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  (Source: Elcomsoft)
Make sure your WPA/WPA2 passwords are good ones

GPU-powered general-purpose computing is causing all sorts of security nightmares these days, and wireless access points secured with WPA seem to be the latest victim. Elcomsoft, of “Advanced eBook Processor” fame, released a proprietary WPA/WPA2-PSK cracker that uses GPUs to brute force passwords in record time.

Elcomsoft claims its software can try almost 16,000 passwords per second (p/sec) with a single Radeon HD 4870, using an “advanced dictionary attack” that mutates entries from a master wordlist. Advanced hardware, such as the NVIDIA Tesla S1070 GP-GPU, raises the password rate to more than 52,000 p/sec – compared to an Intel Core 2 Quad Q6600 CPU, which clocks at 1,100 p/sec.

The program, known as the “Elcomsoft Wireless Security Auditor”, claims it was designed for network administrators and IT personnel seeking to audit internal security, as well as external penetration testers and other “white hat” hackers.

While brute-force and dictionary attacks are nothing new, Wireless Security Auditor appears to be one of the most efficient solutions available. To work, it requires a tcpdump-formatted communications dump with at least one handshake packet. Elcomsoft says all processing is done off-line, and is completely transparent to the targeted network.

HotHardware notes that the way Elcomsoft phrases its “proprietary” dictionary engine most likely means that it doesn’t use third-party programming interfaces such as OpenCL, CUDA, or Stream.

Despite the massive improvements in scalability and processing power that GPUs offer compared to regular CPUs, a full-scale brute-force attack against all but the weakest of WPA passwords is still infeasible – the amount of time required to brute-force a 10-digit password, assuming the entire ASCII character set and the same password rate, would still take a Radeon HD 4870 over 2 trillion years. Even with optimizations – such as narrowing the possibilities down to 0-9 and the upper/lower cases of the English alphabet – the number of GPUs required to crack it within a year lies in excess of 1.6 million.

Elcomsoft lists Wireless Security Auditor for $1,199, however the software it is currently priced at $599.99 until March 1, 2009.

Late last year, security researchers announced that they were able to break weak SSL certificates using the computing power of 200 PlayStation 3s over a handful of weekends. The attack only applied to SSL certificates signed with an MD5 hash, as opposed to the more-secure SHA1 or SHA2 algorithms, but its effects are devastating: once cracked, the attacker can impersonate the certificate signing authority and generate fully trusted SSL certificates for any domain, for any browser that trusts certificates signed with MD5.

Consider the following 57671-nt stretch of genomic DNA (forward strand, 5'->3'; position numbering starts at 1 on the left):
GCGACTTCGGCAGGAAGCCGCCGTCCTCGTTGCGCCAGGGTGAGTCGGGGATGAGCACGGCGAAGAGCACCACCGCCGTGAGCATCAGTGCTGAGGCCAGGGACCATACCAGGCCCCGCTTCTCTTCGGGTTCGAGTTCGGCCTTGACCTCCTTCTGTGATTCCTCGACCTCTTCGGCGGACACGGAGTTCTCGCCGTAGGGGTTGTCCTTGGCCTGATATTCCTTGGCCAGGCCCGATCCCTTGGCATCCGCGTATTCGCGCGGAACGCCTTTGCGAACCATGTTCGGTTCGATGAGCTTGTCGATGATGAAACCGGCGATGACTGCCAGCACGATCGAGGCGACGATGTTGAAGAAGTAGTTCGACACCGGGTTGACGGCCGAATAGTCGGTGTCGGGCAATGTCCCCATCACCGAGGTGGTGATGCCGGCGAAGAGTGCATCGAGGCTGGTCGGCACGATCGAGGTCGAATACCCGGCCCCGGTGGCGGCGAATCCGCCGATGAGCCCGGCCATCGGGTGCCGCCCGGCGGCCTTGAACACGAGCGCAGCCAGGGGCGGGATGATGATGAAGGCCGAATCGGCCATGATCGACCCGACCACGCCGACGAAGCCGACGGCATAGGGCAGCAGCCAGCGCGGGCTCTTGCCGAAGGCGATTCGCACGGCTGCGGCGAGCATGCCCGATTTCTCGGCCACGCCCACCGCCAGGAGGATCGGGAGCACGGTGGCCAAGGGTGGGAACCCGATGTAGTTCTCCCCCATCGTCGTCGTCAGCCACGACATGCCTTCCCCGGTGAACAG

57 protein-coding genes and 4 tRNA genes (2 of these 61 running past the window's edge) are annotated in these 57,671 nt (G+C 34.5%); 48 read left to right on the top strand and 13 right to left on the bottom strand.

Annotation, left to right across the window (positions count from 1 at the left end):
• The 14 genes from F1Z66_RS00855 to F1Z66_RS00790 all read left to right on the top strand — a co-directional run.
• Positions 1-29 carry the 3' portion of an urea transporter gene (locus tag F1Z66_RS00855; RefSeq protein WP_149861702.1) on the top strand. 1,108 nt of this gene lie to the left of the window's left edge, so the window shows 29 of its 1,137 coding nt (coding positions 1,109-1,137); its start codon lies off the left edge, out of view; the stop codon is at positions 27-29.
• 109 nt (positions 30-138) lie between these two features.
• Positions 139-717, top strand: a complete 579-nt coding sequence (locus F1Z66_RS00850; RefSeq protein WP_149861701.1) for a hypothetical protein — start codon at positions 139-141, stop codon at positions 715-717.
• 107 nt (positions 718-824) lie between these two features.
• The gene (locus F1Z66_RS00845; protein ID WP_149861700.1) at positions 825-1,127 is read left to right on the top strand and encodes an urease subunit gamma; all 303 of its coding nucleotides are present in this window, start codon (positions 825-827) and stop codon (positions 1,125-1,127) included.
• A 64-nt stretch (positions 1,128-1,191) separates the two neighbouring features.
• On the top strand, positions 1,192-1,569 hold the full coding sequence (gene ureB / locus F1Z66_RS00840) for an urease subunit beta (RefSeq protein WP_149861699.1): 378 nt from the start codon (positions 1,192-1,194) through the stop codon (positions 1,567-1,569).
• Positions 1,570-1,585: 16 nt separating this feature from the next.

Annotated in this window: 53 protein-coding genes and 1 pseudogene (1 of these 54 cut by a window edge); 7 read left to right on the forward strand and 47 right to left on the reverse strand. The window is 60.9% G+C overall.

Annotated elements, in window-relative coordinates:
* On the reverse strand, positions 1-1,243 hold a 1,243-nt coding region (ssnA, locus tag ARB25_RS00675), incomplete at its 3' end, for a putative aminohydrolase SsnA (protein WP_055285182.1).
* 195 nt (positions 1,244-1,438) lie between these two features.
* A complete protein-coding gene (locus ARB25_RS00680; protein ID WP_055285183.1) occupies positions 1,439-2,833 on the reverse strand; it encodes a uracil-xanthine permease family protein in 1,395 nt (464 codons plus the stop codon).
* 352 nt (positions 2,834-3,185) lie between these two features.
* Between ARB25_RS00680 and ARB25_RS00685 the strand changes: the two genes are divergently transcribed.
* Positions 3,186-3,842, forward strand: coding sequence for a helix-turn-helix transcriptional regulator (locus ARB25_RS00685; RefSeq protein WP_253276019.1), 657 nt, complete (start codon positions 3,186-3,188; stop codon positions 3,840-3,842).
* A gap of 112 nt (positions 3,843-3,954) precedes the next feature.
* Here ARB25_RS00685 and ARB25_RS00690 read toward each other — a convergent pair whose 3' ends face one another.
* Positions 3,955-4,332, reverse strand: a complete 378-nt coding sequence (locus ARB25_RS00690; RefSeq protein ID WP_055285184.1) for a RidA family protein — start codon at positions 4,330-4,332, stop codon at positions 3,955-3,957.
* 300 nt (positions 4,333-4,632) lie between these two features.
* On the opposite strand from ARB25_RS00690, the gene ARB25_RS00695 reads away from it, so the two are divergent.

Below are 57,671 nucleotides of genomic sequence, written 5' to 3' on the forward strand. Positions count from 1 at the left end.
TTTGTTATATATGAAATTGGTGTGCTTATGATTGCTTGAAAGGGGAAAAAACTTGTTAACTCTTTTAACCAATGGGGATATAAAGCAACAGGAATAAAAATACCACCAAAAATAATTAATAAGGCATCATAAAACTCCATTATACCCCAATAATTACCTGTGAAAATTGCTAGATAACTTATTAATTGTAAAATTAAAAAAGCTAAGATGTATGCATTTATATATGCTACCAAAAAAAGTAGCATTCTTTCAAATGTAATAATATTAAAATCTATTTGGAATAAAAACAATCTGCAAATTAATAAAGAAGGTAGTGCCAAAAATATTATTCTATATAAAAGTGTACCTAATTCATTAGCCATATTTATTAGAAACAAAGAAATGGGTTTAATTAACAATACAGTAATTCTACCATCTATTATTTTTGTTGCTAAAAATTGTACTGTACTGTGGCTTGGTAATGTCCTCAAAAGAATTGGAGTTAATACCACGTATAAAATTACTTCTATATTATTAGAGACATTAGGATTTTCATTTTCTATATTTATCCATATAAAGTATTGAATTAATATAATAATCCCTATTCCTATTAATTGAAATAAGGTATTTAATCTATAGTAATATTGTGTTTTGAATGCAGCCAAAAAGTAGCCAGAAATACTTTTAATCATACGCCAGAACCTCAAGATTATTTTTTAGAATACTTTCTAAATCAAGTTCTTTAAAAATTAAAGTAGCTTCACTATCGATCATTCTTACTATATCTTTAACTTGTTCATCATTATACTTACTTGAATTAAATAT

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RE: Strong passwords...
By StevoLincolnite on 1/16/2009 9:29:34 AM , Rating: 2
I agree, I simply have my SSID hidden, and just monitor network traffic, I live in the country parts of Australia though, and there aren't many people with the "brains" to even show a hidden SSID around here. (Not saying there isn't anyone capable...)
Had it set-up this way for a few years now, Plus I don't have anything "Shared" just the internet connection, so my Data is pretty safe. (And I back-up often enough).

And never had any issues yet!

I only had it set-up this way because my Xbox 360 simply refused to make a connection to my wireless router with WEP or WPA, probably the routers fault more than the Xbox, or lack of knowledge on my behalf.

RE: Strong passwords...
By FITCamaro on 1/16/2009 10:06:39 AM , Rating: 2
No problems here with the 360 and WPA. Did you add the wireless adapters mac address to your mac table? Assuming you do mac address filtering as I do.

RE: Strong passwords...
By StevoLincolnite on 1/16/2009 10:10:47 AM , Rating: 2
Nah I didn't I wouldn't even know how, nor do I have the desire to research on how to do it, It's not broken so no point fixing it.

RE: Strong passwords...
By Kenenniah on 1/16/2009 11:17:13 AM , Rating: 3
Disabling SSID broadcast is actually less secure than having it broadcast, especially if you use Windows.

RE: Strong passwords...
By StevoLincolnite on 1/16/2009 12:02:24 PM , Rating: 2
Er... Not when the people you live near have very little basic understanding of Networking.

RE: Strong passwords...
By achintya on 1/16/2009 3:45:44 PM , Rating: 2
BAH! Security in Obscurity is one of the lamest arguments I have ever heard in my life. Get a life man. One fine day a person not quite interested in the masses goes in for the kill of the weaker fish, you will be in grave danger.

RE: Strong passwords...
By mindless1 on 1/16/2009 11:23:59 PM , Rating: 2
Obscurity is the best argument. These people are talking about their home LAN, is a wardriving hacker going to go after the low hanging fruit or someone who already seems to be at least a bit mindful of securing confidential info?

One person doesn't just randomly go in for the kill of the weaker fish, it'd be someone who has a personal grudge and if they do, the last thing you ought to worry about is your wifi password.

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